Iraqi lawmakers attend a session of the Iraqi parliament in Baghdad, Iraq, March 26, 2022. Credit: REUTERS
Iraqi authorities launched an investigation on 17 October on the alleged “theft” of 2.5 billion dollars from the bank account of the Iraqi tax commission, highlighting the pervasive level of corruption on all government levels.
The Ministry of Finance confirmed that the large sums of money were held in the custody of the Rafidain Bank, Iraq’s largest bank.
This new case of corruption has caused great controversy at a time when the country is going through a severe economic crisis, while the state is unable to provide electricity to its citizens or pay the salaries of public servants.
Details leaked from the General Tax Authority reveal that the $2.5 billion were withdrawn between September 2021 and August 2022. The transactions involve five companies who cashed cheques that add up to the exact amount missing.
Alia Nasif, a member of the Iraqi Integrity Committee, said in a statement that “the stolen amount was withdrawn in cash by the executive directors of five companies”, which she described as “phantoms”.
She also accused the tax commission to be directly involved in the scheme, arguing that it was impossible to withdraw such large amounts without the knowledge “from the body or the banking entity.”
The case is being investigated and has been transferred to the judiciary, which has already summoned several senior officials of the Ministry of Finance “regarding the loopholes that led to this major breach and outrageous abuse of public money,” according to a statement from the Iraqi integrity committee.
Additionally, the acting Finance Minister Ihsan Abdul Jabbar was removed from his position by the Iraqi parliament over mismanagement claims.
Following a political deadlock that lasted over one year, the Iraqi parliament named Kurdish politician Abdullatif Rashid as President of the Republic of Iraq on 13 October in an attempt to begin the formation of a new government and put an end to the political division and street chaos that has led to many victims.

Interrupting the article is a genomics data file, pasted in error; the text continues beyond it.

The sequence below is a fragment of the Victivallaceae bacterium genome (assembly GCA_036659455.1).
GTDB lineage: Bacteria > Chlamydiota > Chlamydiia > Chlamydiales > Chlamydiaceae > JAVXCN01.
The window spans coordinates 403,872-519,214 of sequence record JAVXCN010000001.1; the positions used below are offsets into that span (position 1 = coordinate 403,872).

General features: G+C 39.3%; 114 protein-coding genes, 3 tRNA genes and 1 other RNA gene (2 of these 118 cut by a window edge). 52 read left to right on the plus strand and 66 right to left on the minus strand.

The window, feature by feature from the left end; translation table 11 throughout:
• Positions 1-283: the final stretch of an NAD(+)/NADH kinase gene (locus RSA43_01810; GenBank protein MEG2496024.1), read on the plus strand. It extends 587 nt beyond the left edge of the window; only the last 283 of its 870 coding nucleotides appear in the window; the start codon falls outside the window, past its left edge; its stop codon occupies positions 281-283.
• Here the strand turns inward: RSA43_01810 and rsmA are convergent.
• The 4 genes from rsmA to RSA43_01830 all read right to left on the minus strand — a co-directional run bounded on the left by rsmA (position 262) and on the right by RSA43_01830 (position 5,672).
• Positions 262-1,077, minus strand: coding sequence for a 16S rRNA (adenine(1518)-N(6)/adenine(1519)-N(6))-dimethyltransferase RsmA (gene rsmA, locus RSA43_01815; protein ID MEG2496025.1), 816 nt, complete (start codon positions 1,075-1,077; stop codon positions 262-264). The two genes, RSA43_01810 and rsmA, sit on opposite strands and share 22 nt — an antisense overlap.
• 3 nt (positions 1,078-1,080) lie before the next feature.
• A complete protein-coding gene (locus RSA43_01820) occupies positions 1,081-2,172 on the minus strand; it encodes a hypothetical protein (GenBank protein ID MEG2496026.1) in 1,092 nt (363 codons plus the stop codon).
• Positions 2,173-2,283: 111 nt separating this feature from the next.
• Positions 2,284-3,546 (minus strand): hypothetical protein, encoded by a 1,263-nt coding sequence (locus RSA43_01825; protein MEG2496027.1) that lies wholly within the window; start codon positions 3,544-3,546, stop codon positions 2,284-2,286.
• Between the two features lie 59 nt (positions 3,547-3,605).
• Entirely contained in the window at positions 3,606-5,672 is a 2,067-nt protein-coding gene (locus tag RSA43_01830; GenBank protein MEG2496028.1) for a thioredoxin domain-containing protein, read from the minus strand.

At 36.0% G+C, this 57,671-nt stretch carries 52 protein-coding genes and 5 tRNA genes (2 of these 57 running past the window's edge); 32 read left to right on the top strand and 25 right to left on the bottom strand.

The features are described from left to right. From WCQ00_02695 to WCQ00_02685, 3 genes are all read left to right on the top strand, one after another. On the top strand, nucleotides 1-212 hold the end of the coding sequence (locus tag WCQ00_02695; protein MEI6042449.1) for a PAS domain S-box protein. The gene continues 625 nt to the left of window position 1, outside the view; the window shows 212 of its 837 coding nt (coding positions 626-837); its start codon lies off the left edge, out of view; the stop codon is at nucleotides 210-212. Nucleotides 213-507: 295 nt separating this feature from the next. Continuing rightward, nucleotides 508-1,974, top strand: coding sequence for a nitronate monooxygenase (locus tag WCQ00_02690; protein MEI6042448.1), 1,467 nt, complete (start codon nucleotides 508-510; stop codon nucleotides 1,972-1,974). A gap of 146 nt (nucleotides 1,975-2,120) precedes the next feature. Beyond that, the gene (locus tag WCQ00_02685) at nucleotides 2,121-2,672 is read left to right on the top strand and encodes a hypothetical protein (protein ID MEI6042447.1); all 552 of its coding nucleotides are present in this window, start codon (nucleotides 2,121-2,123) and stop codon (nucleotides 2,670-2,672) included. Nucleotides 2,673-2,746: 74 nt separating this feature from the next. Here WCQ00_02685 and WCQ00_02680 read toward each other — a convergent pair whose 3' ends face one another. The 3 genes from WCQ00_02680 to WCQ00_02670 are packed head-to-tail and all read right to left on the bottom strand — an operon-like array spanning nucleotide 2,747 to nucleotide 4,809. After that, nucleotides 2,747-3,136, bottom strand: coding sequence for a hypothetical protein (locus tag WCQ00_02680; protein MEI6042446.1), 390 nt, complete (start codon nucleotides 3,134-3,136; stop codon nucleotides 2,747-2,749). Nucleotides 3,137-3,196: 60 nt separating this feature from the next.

Following his election, Rashid immediately named the Coordination Framework (CF) nominee, Mohammed Shia al-Sudani, as the country’s new prime minister.
However, on 15 October, Sadrist officials in Iraq announced that they intend to boycott attempts by the new Prime Minister Mohammed al-Sudani to form a government cabinet.
Salih Mohammed al-Iraqi, a prominent figure in the Sadrist movement, said that the bloc expresses their “categorical, clear, and explicit rejection” of the formation of a cabinet by Sudani.
The movement, led by Muqtada al-Sadr, won 73 out of 329 seats in early elections last October, but all resigned after failing to form a new government.
On the other hand, an ad-hoc group of Shia parties united under the Coordination Framework (CF) umbrella has been leading the talks to form a government since Sadr’s ninth retirement from political life.
The lack of an official government for the past year has hindered the possibility for officials to carry out proper, long-term decisions to stabilize various sectors of the country, chief among them the economy.